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Seize Those Free Radicals

Seize Those Free Radicals


Life's everyday bodily processes (including normal cell functions) and exposure to various elements can lead to the formation of unstable organic compounds called free radicals; these are pretty wild substances. The body uses substances called antioxidants to limit the damage free radicals can inflict. When antioxidants are exhausted it causes oxidative stress, a common problem in chronic inflammatory conditions like HIV infection. Free radicals are made by the body in response to toxic exposure (sunburn, for instance), infection, exercise, and other exposures. While some of this process is part of the protective mechanism to kill invasive infections, excessive production can lead to tissue damage. Some of the potential consequences of excessive free radical production include cancer, cardiovascular disease, and accelerated aging processes. There are several different types of antioxidants that a typical body has handy to keep the free radicals in check. These include fat-soluble nutrients like vitamin E and beta-carotene; water-soluble nutrients like vitamin C; enzymes like glutathione peroxidase and superoxide dismutase; and very small compounds like glutathione. The theory is that if you can keep a steady supply in the body, you should be able to limit the damage that is so common with disease and even everyday life. Nutrient-based antioxidants, found in a variety of food sources, are a simple way to reap this benefit. Vitamin E. This can help prevent fat oxidation in cell membranes'kind of like preserving cells against becoming 'rancid.' You can find vitamin E in wheat germ and oils. Smaller amounts are found in fruits, vegetables, fish, and meats. The dietary reference intake recommendations are for 15 milligrams a day, and some have recommended a daily intake of 30 to 50. A 1,000-milligram dose of vitamin E in supplement form is considered the upper limit, or the level at which toxic effects may occur. However, this level in food forms might be a safer bet. Beta-carotene. One of the more than 600 types of carotenes found in foods, it has been touted for its antioxidant and transient immunoenhancing effects. You can find beta-carotene in fruits; yellow, orange, and deep-green vegetables; and sweet potatoes. No dietary reference intake is established. Vitamin C. This water-soluble antioxidant's main effects are actions in plasma and to regenerate vitamin E as an antioxidant. You can get vitamin C from fruits and vegetables. It is easily oxidized in cooking or long-term exposure to air, which is why orange juice products often contain extra vitamin C. The dietary reference intake is 75 milligrams for women and 90 for men; the upper limit is 2,000 milligrams. You should note that excessive vitamin C can interfere with copper metabolism, so keeping things in balance is important. Glutathione peroxidase. This enzyme scavenges free radicals but is dependent on selenium for maximum benefit. The dietary reference intake for selenium is 55 micrograms; the upper limit is 400 micrograms. While selenium is important to immune function, excessive amounts can actually impair immune function. You can find selenium in meat and seafood. There can be a good amount in fruits or vegetables, but this is dependent on the selenium content of the soil in which they are grown. Whether to use supplements or not is an important question'and there is no clear answer. Some authorities suggest that because there are multiple beneficial elements in food sources with antioxidants that improve antioxidant power, supplements are not necessary. A general consensus is that multiple nutrients are probably a better bet than single nutrients and that a balance is essential. Regardless of what your health care team recommends and what you choose to do with supplemental nutrients, however, consuming five to seven servings of fruits and vegetables each day is a great start toward a goal of maintaining a strong level of antioxidants. Fields-Gardner is the director of services for the Cutting Edge, an HIV nutrition company in the Chicago area. She is a member of the American Dietetic Association's Dietetic Practice Group on HIV and AIDS.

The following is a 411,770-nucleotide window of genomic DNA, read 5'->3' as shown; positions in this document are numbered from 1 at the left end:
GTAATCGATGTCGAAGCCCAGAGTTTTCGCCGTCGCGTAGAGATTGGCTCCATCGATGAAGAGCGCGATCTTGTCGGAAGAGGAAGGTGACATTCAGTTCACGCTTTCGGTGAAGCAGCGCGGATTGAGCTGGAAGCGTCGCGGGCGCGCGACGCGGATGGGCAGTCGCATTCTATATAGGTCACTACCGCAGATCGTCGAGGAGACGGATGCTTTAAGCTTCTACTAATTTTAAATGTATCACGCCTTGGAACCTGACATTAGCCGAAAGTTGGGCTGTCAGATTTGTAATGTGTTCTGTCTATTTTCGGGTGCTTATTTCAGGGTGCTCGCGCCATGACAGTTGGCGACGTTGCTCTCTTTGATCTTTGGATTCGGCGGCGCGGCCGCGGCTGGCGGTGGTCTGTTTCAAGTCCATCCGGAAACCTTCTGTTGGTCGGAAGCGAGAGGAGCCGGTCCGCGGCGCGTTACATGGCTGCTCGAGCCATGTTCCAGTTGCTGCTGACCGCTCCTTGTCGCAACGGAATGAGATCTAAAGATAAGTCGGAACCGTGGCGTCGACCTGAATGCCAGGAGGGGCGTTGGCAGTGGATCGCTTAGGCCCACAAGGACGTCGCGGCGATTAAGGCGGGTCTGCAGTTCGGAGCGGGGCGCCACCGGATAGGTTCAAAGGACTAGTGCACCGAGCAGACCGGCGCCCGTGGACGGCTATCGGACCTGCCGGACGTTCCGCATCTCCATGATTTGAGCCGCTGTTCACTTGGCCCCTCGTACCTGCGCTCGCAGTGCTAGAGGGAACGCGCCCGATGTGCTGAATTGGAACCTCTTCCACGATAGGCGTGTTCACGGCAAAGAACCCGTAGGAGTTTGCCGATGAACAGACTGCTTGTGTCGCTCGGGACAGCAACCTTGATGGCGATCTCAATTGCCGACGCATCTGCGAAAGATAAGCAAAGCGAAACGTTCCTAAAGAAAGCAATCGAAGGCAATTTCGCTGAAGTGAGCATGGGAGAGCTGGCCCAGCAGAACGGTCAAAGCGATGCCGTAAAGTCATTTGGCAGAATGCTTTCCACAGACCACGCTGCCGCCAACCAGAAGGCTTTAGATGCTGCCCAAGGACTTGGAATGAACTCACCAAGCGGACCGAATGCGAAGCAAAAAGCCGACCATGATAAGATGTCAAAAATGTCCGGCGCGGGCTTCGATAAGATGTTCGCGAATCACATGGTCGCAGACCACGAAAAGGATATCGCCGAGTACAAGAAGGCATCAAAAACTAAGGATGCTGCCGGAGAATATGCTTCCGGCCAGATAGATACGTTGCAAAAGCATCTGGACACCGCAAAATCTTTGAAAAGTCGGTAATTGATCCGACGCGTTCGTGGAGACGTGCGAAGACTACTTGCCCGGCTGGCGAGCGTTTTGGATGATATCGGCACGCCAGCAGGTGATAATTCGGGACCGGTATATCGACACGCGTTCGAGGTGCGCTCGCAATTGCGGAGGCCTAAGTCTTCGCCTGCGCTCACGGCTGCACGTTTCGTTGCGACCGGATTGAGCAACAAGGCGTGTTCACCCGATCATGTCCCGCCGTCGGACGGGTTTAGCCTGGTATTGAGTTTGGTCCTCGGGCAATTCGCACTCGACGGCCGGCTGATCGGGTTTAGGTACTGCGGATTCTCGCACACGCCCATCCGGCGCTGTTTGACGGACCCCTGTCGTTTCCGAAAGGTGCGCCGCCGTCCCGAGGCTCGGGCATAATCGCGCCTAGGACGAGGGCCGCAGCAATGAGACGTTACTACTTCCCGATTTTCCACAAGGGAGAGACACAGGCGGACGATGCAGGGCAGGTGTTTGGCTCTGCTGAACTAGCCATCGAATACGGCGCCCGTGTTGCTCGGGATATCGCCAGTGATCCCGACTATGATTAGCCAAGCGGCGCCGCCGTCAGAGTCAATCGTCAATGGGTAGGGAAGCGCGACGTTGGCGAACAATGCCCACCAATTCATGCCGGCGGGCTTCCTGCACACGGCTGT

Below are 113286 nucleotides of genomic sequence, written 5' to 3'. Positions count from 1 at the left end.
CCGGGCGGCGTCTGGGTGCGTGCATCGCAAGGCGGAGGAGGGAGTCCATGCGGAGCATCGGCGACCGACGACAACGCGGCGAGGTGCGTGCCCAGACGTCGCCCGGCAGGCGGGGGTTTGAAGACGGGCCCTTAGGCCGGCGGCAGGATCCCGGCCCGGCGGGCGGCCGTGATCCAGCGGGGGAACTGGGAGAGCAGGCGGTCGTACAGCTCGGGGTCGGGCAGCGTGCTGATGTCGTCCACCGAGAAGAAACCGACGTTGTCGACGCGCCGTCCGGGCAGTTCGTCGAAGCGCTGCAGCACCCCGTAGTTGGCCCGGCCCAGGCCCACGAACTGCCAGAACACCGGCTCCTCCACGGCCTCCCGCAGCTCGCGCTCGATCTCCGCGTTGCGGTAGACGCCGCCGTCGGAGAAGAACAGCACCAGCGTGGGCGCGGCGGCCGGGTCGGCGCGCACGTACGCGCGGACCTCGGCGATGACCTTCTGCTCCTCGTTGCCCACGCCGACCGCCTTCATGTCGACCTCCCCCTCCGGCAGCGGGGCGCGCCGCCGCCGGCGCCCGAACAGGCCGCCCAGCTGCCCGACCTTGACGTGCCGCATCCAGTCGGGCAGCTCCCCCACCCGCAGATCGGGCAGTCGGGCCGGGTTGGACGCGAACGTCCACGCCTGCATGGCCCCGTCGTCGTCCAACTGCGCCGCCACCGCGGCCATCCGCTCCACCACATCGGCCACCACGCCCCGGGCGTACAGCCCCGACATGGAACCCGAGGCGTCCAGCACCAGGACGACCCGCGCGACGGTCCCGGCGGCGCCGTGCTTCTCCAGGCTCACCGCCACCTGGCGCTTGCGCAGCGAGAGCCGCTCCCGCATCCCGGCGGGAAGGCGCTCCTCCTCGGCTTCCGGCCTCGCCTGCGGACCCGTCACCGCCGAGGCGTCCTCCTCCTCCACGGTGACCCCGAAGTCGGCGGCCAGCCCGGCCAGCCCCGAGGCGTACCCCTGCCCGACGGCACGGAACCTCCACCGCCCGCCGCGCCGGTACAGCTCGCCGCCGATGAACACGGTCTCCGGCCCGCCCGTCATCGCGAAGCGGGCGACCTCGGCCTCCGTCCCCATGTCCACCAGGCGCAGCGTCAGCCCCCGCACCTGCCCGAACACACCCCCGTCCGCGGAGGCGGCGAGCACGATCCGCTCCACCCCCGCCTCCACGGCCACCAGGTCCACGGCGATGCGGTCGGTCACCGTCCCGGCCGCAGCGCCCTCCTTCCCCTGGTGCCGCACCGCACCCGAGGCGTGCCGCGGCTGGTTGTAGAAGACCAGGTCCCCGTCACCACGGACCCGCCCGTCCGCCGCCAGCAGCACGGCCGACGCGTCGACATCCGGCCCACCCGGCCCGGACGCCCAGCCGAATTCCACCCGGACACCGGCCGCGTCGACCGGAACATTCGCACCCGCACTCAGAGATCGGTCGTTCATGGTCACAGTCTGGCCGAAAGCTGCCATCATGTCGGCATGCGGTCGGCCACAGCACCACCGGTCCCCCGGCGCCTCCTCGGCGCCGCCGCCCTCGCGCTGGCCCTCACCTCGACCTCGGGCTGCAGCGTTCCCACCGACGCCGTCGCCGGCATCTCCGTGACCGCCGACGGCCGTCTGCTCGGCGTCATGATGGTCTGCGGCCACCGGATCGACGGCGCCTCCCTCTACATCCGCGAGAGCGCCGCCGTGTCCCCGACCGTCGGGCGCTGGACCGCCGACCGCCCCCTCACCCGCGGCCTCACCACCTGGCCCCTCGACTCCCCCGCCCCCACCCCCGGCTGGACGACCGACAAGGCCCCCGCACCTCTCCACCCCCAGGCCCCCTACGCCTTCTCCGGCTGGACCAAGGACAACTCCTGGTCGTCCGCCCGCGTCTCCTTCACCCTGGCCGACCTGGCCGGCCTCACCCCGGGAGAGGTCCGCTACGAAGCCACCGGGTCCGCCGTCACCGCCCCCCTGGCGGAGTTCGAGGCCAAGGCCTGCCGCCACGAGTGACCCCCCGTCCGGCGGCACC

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Cade Fields-Gardner